Institute for the Study of
Healthcare Organizations & Transactions


This paper was presented at the International Scientific Conference on Complementary, Alternative & Integrative Medicine Research, May 18, 2001 in San Francisco, California.  A version was also presented at the annual meeting of the Academy for Health Services Research and Health Policy, June 10, 2001 in Atlanta, Georgia.    Lucy Canter Kihlstrom, PhD


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It has been hypothesized that the use of herbal remedies derives, in part, from a mistrust of prescribed medications.

Purpose: To identify beliefs and attitudes toward medicines and herbal remedies and the extent to which they are associated with the use of herbals.

Method: A written survey was administered to 1326 individuals at the University of California, Berkeley (mean age 20.18, range 16-49; 62% female; 47% Asian, 36% Caucasian, 8% Hispanic, 5% African-American). Items adapted from a survey conducted by the Kennedy School of Government/Kaiser Family Foundation assessed perceived risks and benefits of herbal remedies, use, and knowledge of government regulation. An additional eight items adopted from Beliefs about Medicines Questionnaire (BMQ; Horne & Weinman, 1995) assessed attitudes and beliefs about prescription medications.

Results: 39% of the respondents were somewhat or very familiar with herbal remedies; 28% used herbals to some degree. Familiarity and use were closely associated with each other. Females reported more familiarity and use than did males. Of the two predominant ethnic groups, Caucasians reported more use and familiarity than did Asians. 28% of the respondents agreed with the statement that, in general, herbal remedies are good for the health and well-being of people. 45% of the respondents believed that using herbal remedies rarely harms individuals, however, 62% agreed with the statement that the government should strictly regulate herbal remedies that are produced for individuals under 16 years of age. The majority of respondents either did not know about government regulation of herbal remedies or held incorrect beliefs about the regulation of safety and efficacy. However, there was no relationship between knowledge about regulation and use and familiarity; individuals reported familiarity and use and little knowledge of regulation of safety and efficacy. A factor analysis of BMQ items confirmed 2 factors, harm and overuse. In general, those individuals who reported more familiarity with and greater use of herbal remedies believed that medications are overprescribed and generally harmful.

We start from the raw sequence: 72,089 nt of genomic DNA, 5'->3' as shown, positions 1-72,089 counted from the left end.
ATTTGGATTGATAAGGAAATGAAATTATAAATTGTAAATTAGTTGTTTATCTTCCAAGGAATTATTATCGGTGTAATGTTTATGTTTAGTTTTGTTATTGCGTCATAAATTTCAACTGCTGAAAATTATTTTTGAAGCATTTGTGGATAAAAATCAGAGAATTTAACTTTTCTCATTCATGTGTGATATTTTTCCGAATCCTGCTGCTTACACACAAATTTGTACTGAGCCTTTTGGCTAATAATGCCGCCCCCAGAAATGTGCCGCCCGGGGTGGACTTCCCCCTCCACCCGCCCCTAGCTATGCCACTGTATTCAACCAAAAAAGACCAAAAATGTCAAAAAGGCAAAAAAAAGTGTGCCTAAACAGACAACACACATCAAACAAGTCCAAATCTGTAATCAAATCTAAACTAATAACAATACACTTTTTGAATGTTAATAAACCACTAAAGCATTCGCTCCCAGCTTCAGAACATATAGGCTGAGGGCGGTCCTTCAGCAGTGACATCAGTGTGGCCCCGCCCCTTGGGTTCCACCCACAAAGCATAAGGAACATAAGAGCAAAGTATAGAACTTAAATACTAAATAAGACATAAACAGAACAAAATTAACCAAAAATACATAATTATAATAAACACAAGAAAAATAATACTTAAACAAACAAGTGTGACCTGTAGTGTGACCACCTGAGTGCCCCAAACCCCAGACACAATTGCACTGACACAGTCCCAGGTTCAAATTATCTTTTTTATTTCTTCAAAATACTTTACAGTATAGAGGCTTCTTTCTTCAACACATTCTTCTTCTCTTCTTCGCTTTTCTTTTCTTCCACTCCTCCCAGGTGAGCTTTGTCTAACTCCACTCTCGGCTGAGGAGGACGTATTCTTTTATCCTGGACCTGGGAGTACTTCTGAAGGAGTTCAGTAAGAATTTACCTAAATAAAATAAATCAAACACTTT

Conclusions: Dissatisfaction with prescribed medications seems to be related to familiarity and the use of herbal remedies. However, knowledge about the regulation of them is either lacking or is incorrect. If individuals choose to use herbal remedies, it should be with the full understanding that they are not regulated by the government for safety or efficacy.

Acknowledgements: Federal Support includes a grant from NIMH, MH 35856. The Scientific Visualization Center at the University of California, Berkeley aided in the preparation of this presentation.


Horne, R. & Weinman, J. (1995).  The Beliefs About Medicines Questionnaire (BMQ):  A New Method For Assessing Lay Beliefs About Medicines.  Proceedings of the Special Group in Health Psychology:  British Psychological Society.

NPR/Kaiser Family Foundation/Kennedy School of Government Survey on Americans and Dietary Supplements.  Accessed April 5, 1999, On line:


The PowerPoint Presentation


Lucy Canter Kihlstrom, PhD

Copyright 2001 Institute for the Study of Healthcare Organizations & Transactions